Vino e Biga
Infinite love for pizza and wine. Pizza is a simple thing but it expresses wisdom, balance and joy. Luigi and Marco work with the same dough techniques used for bread (biga or poolish) and a blend of selected flours. They carefully take care of ingredients and combinations with typical Matese products. The menu is divided into Classics, Designed for you and Vegetarian, nothing is left to chance: quality raw materials and care for aesthetics. The pairing with the wines of the territory and of all Campania is interesting.
In the hermitage overlooking the dense woods above Castel Campagnano, amidst olive trees and shady oaks, mother Adele entrusts the flowers of the locust tree to the boiling olive oil. The meal based on vegetables is served on a wooden table, overlooking wild views: sage fritters, pasta and chickpeas with chard and salted anchovy, savoy cabbage rolls in red cabbage leaves, wild broccoli meatballs, stuffed onions. You eat above the vegetable garden where herbs, peas, broad beans, onions, salad, artichokes and wild chicory are grown, in the shade of the old house with its original floor and oven. “When I arrived here 20 years ago in search of a soul place, it was a ruin with trees growing inside”. She was advised to turn it into a Hollywood-style house, but in actual fact it became a kingdom of silence. There is also a cellar built for enigmatic reasons by her dad Carmine, an All Blacks super-fan.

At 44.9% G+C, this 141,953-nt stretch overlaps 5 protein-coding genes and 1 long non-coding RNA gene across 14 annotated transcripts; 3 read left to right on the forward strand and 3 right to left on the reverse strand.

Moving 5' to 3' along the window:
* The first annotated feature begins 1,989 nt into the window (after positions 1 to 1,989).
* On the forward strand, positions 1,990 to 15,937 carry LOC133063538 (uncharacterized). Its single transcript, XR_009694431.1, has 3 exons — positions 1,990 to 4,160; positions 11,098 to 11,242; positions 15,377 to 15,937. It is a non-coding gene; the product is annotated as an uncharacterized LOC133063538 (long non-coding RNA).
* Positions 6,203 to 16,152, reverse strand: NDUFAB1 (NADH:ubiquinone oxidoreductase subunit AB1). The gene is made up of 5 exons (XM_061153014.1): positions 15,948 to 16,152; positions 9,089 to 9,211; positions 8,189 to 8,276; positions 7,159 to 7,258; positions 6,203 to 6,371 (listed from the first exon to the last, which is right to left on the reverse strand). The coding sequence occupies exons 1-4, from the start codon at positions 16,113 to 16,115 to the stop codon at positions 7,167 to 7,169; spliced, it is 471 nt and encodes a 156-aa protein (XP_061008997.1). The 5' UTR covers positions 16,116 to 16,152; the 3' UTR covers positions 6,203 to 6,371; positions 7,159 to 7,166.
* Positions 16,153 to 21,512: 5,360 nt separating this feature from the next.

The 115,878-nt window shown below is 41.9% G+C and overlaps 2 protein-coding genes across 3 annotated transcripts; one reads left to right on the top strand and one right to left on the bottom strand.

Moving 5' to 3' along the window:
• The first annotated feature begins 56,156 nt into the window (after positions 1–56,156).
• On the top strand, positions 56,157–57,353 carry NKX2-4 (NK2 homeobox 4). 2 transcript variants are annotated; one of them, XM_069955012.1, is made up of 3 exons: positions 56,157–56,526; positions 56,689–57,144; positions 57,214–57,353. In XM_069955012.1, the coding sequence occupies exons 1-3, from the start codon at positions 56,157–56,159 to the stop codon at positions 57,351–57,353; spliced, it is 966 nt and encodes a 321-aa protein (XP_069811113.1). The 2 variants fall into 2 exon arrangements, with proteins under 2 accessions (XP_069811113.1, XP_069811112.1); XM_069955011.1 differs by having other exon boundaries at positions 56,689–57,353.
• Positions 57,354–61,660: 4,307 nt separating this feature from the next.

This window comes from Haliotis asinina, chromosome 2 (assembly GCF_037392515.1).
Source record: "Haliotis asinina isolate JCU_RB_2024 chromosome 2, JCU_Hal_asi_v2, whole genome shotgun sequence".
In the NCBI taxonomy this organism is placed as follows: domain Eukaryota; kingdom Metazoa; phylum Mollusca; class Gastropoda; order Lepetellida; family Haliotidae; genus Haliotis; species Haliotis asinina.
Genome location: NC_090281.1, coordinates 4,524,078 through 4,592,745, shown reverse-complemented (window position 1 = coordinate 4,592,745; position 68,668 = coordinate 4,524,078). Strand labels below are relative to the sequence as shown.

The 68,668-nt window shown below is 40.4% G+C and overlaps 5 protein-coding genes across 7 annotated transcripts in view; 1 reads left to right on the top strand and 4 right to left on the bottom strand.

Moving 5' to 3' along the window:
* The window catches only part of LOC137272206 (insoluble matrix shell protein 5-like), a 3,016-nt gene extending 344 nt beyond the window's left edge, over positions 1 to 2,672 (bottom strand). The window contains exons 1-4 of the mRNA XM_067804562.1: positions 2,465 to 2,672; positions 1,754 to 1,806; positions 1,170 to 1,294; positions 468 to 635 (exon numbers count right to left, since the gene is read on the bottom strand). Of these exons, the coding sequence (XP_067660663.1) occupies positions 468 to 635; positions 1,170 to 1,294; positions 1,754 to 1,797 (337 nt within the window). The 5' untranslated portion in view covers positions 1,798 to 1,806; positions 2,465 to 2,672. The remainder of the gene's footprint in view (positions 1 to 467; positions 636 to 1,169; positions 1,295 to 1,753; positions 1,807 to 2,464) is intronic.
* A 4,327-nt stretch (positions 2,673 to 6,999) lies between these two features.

In the 1960s at the farmstead I Cacciagalli, not far from the emanations of the Roccamonfina volcano, grandfather Florestano uprooted native vines in order to plant international grape varieties. The decision was dictated by economics: at that time, the core business was selling grapes. When his granddaughter Diana, an agronomist, took over the family business 20 years ago, she decided to go back to her roots. She uprooted her grandfather’s vines in order to privilege terroir. “We wanted to make a new start from the vines that identify our land. The whites Fiano and Falanghina, and the reds Aglianico, Piedirosso and Pallagrello Nero.”